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April 3, 2007

Hot in Los Angeles

There is one smell I can identify immediately and I will forever associate it with Los Angeles, and that is the smell of a California wildfire.

Reporters and the people on TV describe the smoke as "acrid," which I guess it is, but to me a California wildfire smells like desert sage and a hint of dry eucalyptus and brown earth and heat and fear.

Apparently two dumbaii teenage boys from Illinois were playing with matches out near Universal Studios and the whole mountain caught on fire. They should be glad they are not my children or I would have paid the nice policemen to keep them in jail. Of course, I guess if you aren't from here you have no idea how easy it is to set the whole city on fire. Then again, as a teenager, you should have already passed the "play with matches" stage and be developing into the "sneak porno off the innernet" stage. I MEAN REALLY NOW.

You could see the smoke all the way downtown, a thick blanket of it settling down around the skyline. On the bus ride home we approached the 101/134 split and we had to shut all the windows because smoke was filling the bus. I got one not-very-good picture of the backside of the mountain where the fire was mostly out, just smoldering:


And most importantly, I got a sneaky profile shot of the Hot Bus Driver:
Bad picture but you'll have to trust me, HE HOT.

According to weather news, this is the longest dry spell Los Angeles has experienced in 130 years. I'm wary of the fire season, last year and the year before were too close for comfort out in Encino Adjacent. This year I have even more to protect from the scorching heat and fire danger, however.


Now, if you are right this very minute shriveling your petite, well-bred nose in disgust -- Okra! The horror! -- let me inform you that Southern Fried Okra (click for recipe) is the finest dish on earth. Served with a cold beer, some sliced tomatoes from the garden and maybe a whole ham, you will be the fattest and happiest human being around and your blood will flow finely through your veins, lubed up with oil and love.

I do not know if ya'll remember my raised bed garden I built last year, part of the Failed Square Watermelon Project of 2006. Anyway, it just sat there all year sad and empty after my tiny watermelon seedlings burned up in solid week of 118 degree Valley weather. It is now home to TWELVE little okra seedlings, because okra is a warm weather plant and allegedly LOVES the sun. The wildfire, not so much. But sun is supposed to be good for okra. There are also zucchinni in the corners of the garden bed and some marigolds because that is how I roll.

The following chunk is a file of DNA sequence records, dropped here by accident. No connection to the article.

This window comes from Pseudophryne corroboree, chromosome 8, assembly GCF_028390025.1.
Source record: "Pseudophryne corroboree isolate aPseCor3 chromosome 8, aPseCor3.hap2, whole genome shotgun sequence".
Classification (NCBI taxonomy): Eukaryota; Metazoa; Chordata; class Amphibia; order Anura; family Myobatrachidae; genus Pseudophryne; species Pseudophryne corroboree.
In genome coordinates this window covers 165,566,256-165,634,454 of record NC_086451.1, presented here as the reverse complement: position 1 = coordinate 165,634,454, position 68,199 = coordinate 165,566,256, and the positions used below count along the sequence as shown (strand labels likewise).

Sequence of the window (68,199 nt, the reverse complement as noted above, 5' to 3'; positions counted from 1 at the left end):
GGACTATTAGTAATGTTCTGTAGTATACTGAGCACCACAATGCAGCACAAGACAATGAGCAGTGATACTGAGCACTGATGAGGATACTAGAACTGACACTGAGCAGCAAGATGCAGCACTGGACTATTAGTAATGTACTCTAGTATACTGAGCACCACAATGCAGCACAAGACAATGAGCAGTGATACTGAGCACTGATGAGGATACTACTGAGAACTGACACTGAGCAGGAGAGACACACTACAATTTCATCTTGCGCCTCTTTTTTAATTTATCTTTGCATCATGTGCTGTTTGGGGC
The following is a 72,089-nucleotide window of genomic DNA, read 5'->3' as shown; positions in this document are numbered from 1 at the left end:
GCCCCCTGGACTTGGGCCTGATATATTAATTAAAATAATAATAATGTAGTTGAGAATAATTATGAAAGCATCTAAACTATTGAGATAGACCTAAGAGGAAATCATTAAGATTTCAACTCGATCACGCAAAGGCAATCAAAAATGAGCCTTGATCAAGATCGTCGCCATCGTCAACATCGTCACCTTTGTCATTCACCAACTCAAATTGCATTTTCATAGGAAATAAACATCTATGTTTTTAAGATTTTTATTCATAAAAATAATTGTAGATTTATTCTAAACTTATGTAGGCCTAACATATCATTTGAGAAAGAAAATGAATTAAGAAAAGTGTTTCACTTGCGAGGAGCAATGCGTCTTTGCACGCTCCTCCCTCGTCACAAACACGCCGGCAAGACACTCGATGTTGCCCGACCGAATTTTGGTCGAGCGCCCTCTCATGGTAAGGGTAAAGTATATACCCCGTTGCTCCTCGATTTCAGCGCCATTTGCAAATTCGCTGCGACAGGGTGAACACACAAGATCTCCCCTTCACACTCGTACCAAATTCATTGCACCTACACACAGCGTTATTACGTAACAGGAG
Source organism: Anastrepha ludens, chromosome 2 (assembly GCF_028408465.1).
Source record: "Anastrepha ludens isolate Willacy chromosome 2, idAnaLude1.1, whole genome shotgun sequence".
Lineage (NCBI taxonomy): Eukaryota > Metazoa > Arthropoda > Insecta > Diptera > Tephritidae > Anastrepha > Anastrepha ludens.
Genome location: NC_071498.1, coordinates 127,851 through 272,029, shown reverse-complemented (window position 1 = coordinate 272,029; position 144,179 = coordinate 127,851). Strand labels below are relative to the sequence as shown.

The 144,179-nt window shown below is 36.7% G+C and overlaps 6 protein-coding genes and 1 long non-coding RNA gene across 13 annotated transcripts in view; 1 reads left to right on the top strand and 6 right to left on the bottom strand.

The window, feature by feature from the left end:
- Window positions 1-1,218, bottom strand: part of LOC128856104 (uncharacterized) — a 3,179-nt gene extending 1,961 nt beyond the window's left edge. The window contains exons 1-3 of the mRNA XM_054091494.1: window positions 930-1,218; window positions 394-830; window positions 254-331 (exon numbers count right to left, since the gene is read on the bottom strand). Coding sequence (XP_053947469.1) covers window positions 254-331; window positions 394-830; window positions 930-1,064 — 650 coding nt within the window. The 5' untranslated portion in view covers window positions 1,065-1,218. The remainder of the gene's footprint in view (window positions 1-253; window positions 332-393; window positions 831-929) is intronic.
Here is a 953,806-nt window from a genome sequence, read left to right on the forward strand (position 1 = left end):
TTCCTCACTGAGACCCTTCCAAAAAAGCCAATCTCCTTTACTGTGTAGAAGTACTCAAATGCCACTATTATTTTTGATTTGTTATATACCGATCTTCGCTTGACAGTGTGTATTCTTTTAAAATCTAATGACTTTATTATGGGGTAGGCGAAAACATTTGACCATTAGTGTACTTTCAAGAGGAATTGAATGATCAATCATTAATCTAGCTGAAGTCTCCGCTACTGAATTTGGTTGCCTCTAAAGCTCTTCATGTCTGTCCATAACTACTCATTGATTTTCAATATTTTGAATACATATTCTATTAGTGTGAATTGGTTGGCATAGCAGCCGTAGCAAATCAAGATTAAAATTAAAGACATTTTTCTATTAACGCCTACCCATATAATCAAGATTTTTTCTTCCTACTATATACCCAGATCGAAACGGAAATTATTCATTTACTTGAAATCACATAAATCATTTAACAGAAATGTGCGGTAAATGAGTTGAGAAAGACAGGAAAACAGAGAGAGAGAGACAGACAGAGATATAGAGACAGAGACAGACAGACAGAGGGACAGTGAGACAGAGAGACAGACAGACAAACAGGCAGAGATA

Having been a renter for five thousand years, I have always been a container gardener, and I usually have pretty good success in the containers. Check out the tomatoes and marigolds:

Cucumbers (six plants because yes, I ARE CRAZY):

I've had some of these pots for ten, twelve years now, most of them held giant cactus and succulents. But back in January we had a crazy hard frost and it was 26 degrees for several nights in a row. (That has never happened in the hundred years I've lived here!) Almost everything died. I was sad at first, but then it felt kind of good to make a clean start. I often forget that things and posessions and even plants carry energy and memories. Now I don't look out on the patio and see plants I had in a married house from way back when, I see a whole bunch of happy new little faces and just one or two old friends.

Over the weekend Faith and I wandered the aisles of the Green Thumb nursery in Canoga Park looking at their lovely herb selection and picking up each happily potted plant and smelling them, touching the leaves, and at some point I believe I even hugged a culinary-grade French rosemary. I bought Apple Mint, three varieties of Thyme, the aforementioned Rosemary, Greek Oregano, Cilantro and Basil:

[click for bigger pics]

That last pic is catnip ... in a hanging basket. I learned my lesson last year, you neighborhood alley cats who roll nekkid in planted catnip!!

I also got one red bell pepper, one yellow pepper and one purple (!) pepper, and lined them up like plant-art:

Most of my plants sit on little wheeled plant stands so I can move them into the shade this year when the Big Heat Wave arrives. I did not install a drip irrigation system because it was too expensive and I had already spent my entire budget on plants and potting soil and so on. But I cleaned the patio and arranged everything so that I can just buy one of those special nozzles for the garden hose that simulate rainwater and I'm going to hose the patio down at night when I water the plants, which (I hope) will have the added benefit of keeping Spider City at a more manageable level (the amount of dust and leaves and dirt and cobwebs on the patio was rather startling. Apparently I was very busy last year and did not have time for such pursuits as "sweeping" and "noticing the debris.")

While I would like to end this column with something involving smoke and fire and heat and me and the hot bus driver (as if I would tell ya'll anyway! Because, and Also: Hi Dad! Just sitting over here doing some Bible Study!) instead I'll tell you I spent the weekend gardening my little heart out and it was one of the most relaxing weekends I have had in ages. I used muscles I did not know I had, I got to see Faith, and I got to visit the Korean Market with my neighbor Mrs. Lee (I felt weird taking pictures, it seemed rude)(but it was fun!)

And now I have a little garden, and my hope, and a sturdy hose for the hotspots. I even found a home for Victor:

Posted by laurie at April 3, 2007 10:25 AM